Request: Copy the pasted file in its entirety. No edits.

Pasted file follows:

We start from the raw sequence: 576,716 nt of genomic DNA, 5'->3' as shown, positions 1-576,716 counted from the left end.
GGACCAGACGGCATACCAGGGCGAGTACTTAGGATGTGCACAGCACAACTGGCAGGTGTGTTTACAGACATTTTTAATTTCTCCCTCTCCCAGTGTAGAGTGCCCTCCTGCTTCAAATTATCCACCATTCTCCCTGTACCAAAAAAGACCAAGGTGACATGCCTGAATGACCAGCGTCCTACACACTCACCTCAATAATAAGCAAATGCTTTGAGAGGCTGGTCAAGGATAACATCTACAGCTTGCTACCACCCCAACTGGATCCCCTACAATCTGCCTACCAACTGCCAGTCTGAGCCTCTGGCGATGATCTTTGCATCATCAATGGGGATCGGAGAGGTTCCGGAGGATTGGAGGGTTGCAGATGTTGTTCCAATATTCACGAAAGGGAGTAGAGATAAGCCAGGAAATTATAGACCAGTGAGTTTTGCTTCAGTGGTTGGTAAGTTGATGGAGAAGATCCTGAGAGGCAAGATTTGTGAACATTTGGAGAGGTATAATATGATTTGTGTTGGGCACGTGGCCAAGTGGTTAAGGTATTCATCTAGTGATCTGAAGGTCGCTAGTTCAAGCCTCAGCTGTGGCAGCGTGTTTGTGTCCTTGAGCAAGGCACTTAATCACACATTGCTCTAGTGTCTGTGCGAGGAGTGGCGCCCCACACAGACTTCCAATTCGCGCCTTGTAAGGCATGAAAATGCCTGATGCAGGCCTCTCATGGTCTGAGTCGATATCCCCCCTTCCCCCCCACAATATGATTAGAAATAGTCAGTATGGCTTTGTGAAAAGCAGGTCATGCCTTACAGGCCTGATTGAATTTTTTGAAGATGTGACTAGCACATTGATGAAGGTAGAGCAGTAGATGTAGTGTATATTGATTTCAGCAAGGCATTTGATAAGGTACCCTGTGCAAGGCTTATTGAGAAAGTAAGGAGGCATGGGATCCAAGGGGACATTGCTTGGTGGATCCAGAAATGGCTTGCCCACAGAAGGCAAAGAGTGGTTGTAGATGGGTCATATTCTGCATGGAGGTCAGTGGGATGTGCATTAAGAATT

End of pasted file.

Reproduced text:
We start from the raw sequence: 576,716 nt of genomic DNA, 5'->3' as shown, positions 1-576,716 counted from the left end.
GGACCAGACGGCATACCAGGGCGAGTACTTAGGATGTGCACAGCACAACTGGCAGGTGTGTTTACAGACATTTTTAATTTCTCCCTCTCCCAGTGTAGAGTGCCCTCCTGCTTCAAATTATCCACCATTCTCCCTGTACCAAAAAAGACCAAGGTGACATGCCTGAATGACCAGCGTCCTACACACTCACCTCAATAATAAGCAAATGCTTTGAGAGGCTGGTCAAGGATAACATCTACAGCTTGCTACCACCCCAACTGGATCCCCTACAATCTGCCTACCAACTGCCAGTCTGAGCCTCTGGCGATGATCTTTGCATCATCAATGGGGATCGGAGAGGTTCCGGAGGATTGGAGGGTTGCAGATGTTGTTCCAATATTCACGAAAGGGAGTAGAGATAAGCCAGGAAATTATAGACCAGTGAGTTTTGCTTCAGTGGTTGGTAAGTTGATGGAGAAGATCCTGAGAGGCAAGATTTGTGAACATTTGGAGAGGTATAATATGATTTGTGTTGGGCACGTGGCCAAGTGGTTAAGGTATTCATCTAGTGATCTGAAGGTCGCTAGTTCAAGCCTCAGCTGTGGCAGCGTGTTTGTGTCCTTGAGCAAGGCACTTAATCACACATTGCTCTAGTGTCTGTGCGAGGAGTGGCGCCCCACACAGACTTCCAATTCGCGCCTTGTAAGGCATGAAAATGCCTGATGCAGGCCTCTCATGGTCTGAGTCGATATCCCCCCTTCCCCCCCACAATATGATTAGAAATAGTCAGTATGGCTTTGTGAAAAGCAGGTCATGCCTTACAGGCCTGATTGAATTTTTTGAAGATGTGACTAGCACATTGATGAAGGTAGAGCAGTAGATGTAGTGTATATTGATTTCAGCAAGGCATTTGATAAGGTACCCTGTGCAAGGCTTATTGAGAAAGTAAGGAGGCATGGGATCCAAGGGGACATTGCTTGGTGGATCCAGAAATGGCTTGCCCACAGAAGGCAAAGAGTGGTTGTAGATGGGTCATATTCTGCATGGAGGTCAGTGGGATGTGCATTAAGAATT